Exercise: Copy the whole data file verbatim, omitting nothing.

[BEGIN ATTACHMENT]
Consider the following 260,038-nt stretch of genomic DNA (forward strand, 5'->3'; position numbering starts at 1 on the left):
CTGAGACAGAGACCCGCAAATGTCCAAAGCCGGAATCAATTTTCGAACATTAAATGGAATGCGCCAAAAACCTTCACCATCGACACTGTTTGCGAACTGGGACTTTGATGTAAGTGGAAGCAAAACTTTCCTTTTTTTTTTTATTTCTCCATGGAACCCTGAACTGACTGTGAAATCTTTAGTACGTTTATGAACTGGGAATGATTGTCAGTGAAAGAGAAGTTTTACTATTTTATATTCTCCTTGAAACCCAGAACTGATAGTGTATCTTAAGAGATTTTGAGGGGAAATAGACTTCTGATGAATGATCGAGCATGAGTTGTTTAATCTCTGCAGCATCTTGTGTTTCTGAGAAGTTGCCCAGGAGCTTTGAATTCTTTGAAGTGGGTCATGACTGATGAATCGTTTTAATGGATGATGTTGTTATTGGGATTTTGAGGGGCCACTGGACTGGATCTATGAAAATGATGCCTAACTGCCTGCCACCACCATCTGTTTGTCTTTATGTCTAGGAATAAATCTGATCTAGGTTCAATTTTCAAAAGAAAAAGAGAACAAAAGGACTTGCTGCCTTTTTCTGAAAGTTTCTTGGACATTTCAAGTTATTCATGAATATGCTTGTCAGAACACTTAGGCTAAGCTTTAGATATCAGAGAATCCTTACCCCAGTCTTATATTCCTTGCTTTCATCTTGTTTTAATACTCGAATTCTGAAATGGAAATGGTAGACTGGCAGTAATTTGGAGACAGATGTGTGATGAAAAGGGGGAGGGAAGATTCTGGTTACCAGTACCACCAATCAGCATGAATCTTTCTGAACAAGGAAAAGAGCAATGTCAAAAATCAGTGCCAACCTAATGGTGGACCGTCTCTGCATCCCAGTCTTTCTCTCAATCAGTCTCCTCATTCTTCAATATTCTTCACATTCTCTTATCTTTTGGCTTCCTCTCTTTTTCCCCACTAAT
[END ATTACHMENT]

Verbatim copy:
Consider the following 260,038-nt stretch of genomic DNA (forward strand, 5'->3'; position numbering starts at 1 on the left):
CTGAGACAGAGACCCGCAAATGTCCAAAGCCGGAATCAATTTTCGAACATTAAATGGAATGCGCCAAAAACCTTCACCATCGACACTGTTTGCGAACTGGGACTTTGATGTAAGTGGAAGCAAAACTTTCCTTTTTTTTTTTATTTCTCCATGGAACCCTGAACTGACTGTGAAATCTTTAGTACGTTTATGAACTGGGAATGATTGTCAGTGAAAGAGAAGTTTTACTATTTTATATTCTCCTTGAAACCCAGAACTGATAGTGTATCTTAAGAGATTTTGAGGGGAAATAGACTTCTGATGAATGATCGAGCATGAGTTGTTTAATCTCTGCAGCATCTTGTGTTTCTGAGAAGTTGCCCAGGAGCTTTGAATTCTTTGAAGTGGGTCATGACTGATGAATCGTTTTAATGGATGATGTTGTTATTGGGATTTTGAGGGGCCACTGGACTGGATCTATGAAAATGATGCCTAACTGCCTGCCACCACCATCTGTTTGTCTTTATGTCTAGGAATAAATCTGATCTAGGTTCAATTTTCAAAAGAAAAAGAGAACAAAAGGACTTGCTGCCTTTTTCTGAAAGTTTCTTGGACATTTCAAGTTATTCATGAATATGCTTGTCAGAACACTTAGGCTAAGCTTTAGATATCAGAGAATCCTTACCCCAGTCTTATATTCCTTGCTTTCATCTTGTTTTAATACTCGAATTCTGAAATGGAAATGGTAGACTGGCAGTAATTTGGAGACAGATGTGTGATGAAAAGGGGGAGGGAAGATTCTGGTTACCAGTACCACCAATCAGCATGAATCTTTCTGAACAAGGAAAAGAGCAATGTCAAAAATCAGTGCCAACCTAATGGTGGACCGTCTCTGCATCCCAGTCTTTCTCTCAATCAGTCTCCTCATTCTTCAATATTCTTCACATTCTCTTATCTTTTGGCTTCCTCTCTTTTTCCCCACTAAT